Short-Short Fiction by Trina Burton Howard (c) 2013
He walked past the junkyard every day on the way school, peering through the fence cracks. He had chosen his favorite cars; which one would transport him out of their current circumstances? Over the years, some of the cars had melted into the rusty landscape, others were shinier and looked like, with some attention, they could possibly roll again.
He lived with his single mother. With mother having been only age fifteen when he was born, they grew up together, stuck in the little podunk Kentucky town, east of Lexington. Their hometown consisted of a few side streets, two main drags, and one stoplight. The place offered even less employment opportunities. They lived in an apartment above the Sudz & Dudz: A Beer+ Pool Hall/Coin Laundry, where his mother worked. At night, he would lie in bed and listen to the cracking of pool balls and smell the mixed aroma of soap and second-hand smoke. He would hear an occasional truck gearing down, complying with the reduced speed limit of their little wide spot in the road… and he would think about one or another of the junkyard cars he had claimed for himself, in his imagination-and he would drive toward the horizon, on his way to sleep.
He loved looking at those cars, since they were the most interesting things in his limited world. He shared that with his mother. And, at some point in his early life, his mom presented him with a revelation that changed his entire view of his world, and the junkyard cars. His mother told him that his absent father’s car was in there, in the junkyard, all covered up. So, from then on, he looked through fence in earnest, for the covered car… to uncover the now-mystery... of the car, and of the father he had never met.
Eventually, they got a telephone. But, the only time it seemed to ring, the calls were collect from the state penitentiary, from the boy’s father. He had been sent up for a twenty-five year stretch for robbery, before the boy was born. To his knowledge, prior to the phone, dad hadn’t even been a part of their lives. But after the calls started coming, with his frantic questioning and demanding tone, he started to see his mother wear her sorrow on the outside. She wept, “...all he cared to ask about was sending money-and worrying about the Judge”. The boy knew they didn’t have any money, and he sure didn’t know any Judge. But, he grew to hate that Judge all the same, because it was a source of his mother’s grief. As he got older, he grew to learn that the “Judge” was actually that covered up car that resided in junkyard. Dad would inquire, “Is it still there?”, and, “Is it still covered up good?”, and, mostly he concluded calls with the reminder: “Don’t tell a soul about the Judge.” Oh, yes, for that he hated the Judge even more; along with the feelings of emotional neglect, and even cruelty he and his struggling mother suffered from him, long distance, during his entire youth.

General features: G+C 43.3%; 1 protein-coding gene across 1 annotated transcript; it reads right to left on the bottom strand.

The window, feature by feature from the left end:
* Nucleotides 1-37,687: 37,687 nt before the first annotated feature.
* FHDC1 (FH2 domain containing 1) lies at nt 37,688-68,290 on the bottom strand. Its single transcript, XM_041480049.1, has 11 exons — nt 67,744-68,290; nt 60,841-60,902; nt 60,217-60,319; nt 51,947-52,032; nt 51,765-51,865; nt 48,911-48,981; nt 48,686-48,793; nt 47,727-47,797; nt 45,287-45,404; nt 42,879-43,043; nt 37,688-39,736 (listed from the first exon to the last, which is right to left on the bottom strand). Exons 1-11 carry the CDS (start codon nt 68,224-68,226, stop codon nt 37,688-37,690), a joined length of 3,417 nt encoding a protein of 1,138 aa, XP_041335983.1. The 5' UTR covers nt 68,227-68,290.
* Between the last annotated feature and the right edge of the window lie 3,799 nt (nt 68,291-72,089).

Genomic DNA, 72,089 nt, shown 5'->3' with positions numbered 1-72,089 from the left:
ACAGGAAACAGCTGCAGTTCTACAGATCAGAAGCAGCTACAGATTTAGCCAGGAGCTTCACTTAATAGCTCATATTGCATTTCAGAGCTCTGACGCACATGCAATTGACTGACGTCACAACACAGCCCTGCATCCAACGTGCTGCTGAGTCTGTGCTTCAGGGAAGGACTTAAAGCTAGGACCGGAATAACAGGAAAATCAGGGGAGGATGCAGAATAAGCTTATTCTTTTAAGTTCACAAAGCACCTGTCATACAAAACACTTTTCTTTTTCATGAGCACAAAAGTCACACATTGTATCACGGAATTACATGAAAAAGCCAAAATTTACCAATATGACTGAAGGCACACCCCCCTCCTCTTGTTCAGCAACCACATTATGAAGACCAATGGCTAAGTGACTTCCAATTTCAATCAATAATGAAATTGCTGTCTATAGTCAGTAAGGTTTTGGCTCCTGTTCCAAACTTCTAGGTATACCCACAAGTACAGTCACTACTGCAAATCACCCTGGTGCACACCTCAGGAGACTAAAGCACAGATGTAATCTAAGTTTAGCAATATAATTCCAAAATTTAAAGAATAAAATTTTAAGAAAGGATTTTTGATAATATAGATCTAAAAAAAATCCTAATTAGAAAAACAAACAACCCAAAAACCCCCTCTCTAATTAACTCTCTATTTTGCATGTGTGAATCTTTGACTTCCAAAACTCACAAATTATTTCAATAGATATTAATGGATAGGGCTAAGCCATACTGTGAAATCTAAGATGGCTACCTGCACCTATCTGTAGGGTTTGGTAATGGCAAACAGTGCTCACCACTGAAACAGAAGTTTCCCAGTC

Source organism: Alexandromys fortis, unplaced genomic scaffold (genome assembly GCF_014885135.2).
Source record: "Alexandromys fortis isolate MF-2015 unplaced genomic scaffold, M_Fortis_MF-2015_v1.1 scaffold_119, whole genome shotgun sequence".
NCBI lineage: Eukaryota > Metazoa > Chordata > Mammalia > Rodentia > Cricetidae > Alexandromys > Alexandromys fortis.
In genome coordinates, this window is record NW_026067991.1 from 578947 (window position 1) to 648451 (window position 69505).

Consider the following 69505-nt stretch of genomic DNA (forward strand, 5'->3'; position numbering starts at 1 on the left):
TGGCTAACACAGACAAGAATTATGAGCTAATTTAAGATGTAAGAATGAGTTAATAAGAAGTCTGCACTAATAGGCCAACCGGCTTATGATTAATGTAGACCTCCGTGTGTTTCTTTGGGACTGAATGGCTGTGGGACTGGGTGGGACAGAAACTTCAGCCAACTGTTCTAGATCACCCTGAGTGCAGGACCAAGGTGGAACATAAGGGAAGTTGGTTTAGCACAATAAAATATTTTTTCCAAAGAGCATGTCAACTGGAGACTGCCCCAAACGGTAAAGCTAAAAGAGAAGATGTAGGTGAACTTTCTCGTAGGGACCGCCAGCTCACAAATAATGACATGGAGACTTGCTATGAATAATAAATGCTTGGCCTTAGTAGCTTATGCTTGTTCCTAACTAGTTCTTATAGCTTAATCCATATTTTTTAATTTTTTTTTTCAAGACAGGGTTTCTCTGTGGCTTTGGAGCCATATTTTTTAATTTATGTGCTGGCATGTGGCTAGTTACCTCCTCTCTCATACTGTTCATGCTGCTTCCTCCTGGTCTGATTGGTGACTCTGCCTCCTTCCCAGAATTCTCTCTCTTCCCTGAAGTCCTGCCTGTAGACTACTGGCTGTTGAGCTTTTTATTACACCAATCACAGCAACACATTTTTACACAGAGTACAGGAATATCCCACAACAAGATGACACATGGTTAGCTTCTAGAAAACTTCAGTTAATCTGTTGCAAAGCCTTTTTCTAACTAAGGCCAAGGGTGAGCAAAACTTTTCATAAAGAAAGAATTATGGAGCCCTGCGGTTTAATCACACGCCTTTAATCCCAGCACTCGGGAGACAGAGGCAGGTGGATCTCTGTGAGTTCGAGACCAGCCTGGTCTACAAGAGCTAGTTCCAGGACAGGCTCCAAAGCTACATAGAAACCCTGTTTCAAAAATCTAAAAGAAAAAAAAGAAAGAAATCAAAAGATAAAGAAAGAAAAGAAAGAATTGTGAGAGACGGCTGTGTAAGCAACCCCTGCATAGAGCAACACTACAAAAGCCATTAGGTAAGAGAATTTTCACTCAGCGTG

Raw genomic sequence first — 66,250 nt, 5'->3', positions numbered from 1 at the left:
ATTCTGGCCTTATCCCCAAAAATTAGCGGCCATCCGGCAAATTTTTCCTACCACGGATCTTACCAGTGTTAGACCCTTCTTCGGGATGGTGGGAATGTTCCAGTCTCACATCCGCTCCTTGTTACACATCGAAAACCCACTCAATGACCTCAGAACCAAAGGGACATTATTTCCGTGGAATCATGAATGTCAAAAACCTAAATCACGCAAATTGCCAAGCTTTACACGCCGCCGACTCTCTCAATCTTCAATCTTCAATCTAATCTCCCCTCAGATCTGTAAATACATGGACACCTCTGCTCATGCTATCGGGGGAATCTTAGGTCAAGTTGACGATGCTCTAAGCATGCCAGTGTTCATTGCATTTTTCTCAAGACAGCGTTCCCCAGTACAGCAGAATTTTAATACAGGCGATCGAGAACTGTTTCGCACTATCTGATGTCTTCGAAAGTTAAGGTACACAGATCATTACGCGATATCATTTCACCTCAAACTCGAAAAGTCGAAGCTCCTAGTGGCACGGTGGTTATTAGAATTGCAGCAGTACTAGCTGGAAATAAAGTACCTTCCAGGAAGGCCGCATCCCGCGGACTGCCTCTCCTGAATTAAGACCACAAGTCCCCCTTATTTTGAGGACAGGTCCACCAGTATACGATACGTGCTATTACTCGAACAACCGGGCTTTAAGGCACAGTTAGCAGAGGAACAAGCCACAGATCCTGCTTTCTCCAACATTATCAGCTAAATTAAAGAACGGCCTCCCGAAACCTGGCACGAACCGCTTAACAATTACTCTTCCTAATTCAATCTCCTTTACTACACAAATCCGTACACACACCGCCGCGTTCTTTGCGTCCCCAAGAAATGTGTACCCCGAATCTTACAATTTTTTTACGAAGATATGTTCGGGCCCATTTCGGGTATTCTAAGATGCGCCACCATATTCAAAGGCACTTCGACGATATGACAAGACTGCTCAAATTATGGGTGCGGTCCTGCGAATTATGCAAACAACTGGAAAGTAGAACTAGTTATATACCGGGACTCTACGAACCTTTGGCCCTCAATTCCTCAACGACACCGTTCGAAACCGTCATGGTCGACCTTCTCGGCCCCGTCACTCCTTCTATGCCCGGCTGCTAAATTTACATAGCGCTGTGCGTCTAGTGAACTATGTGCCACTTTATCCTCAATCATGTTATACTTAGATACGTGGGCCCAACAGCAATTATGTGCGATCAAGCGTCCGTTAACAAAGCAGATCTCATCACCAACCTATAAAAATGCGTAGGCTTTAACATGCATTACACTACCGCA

Over time he became aware of the monetary value the car held, and the circumstance in which Dad had obtained it. The beautiful black convertible was a very limited edition of the 1969 Pontiac GTO. Nicknamed “Goats”, these particular GTOs were configured as a four-speed, with a Hurst shifter and the patented “Ram Air III”. It was said to be one of only five built in that configuration, making it extremely rare-and even rarer because it was one of only two finished in black. The 366-horsepower Ram Air III V-8 had a huge stand-alone rear spoiler and 14×6-inch Rally II wheels. Multicolored side stripes and whimsical “The Judge” decals rounded out the package. These “special” cars originally sold for just over $5,000, but eleven years later, his Judge’s black twin sold for a record $1 million at auction. That is what made his father so frantic.
His father had initially learned of the special car during a poker game, from an occasional horse-walker who worked on a farm near Lexington. The car was purchased by the farm’s owner, for his son, who was away at college. Delivered by tractor/trailer, the trailer was parked behind a barn, and sat, sight-unseen for weeks. So, Dad devised a caper, arranged for a truck, and stole the parked trailer. The crime wasn’t even reported until months later, because no one missed the yet-to-be revealed vehicle, with its absentee owner.
His father visited the little junkyard shortly thereafter. The junkyard owner was an elderly uncle that had sold him his first car a few years previous. He walked in, found uncle in the dark, greasy office, sitting by a wood-burner, soaking his foot in kerosene. He didn’t even bother to get up. Dad asked if he could store a car back in the lot for some pocket change- he would cover it up and come back for it later. The old man agreed. So, amazingly, he got away with that crime. It was forgotten by the authorities and the junkyard owner. It was only a few short weeks that the father was implicated and later convicted on a series of other unrelated theft crimes that landed him in prison.
In time, the junkyard owner died, and the town managers became sick of the eyesore property; wanting to rezone it. But our young protagonist had grown up, and he remembered his father’s tale of the old fella being kin-an uncle. He offered to make something of the business once more, after proving evidence he was a blood-relative of the previous owner- and was the only person who even took the slightest interest in improving the status of the property- so it was deeded to him by Quitclaim. Now, the place that held the dreams of his youth belonged to him. He went on to grow the lot into a successful salvage business. And, his life’s hobby became the project of restoring the Judge. Despite being covered up, the years had taken their toll. The motor was sound, but all belts, hoses and fluids obviously needed replacement. The tires, paint, chrome and interior had all succumbed to the elements. He painstakingly restored every stitch of upholstery, re-painted and re-chromed the Judge, to a shiny perfection. The hated “Judge” was transformed.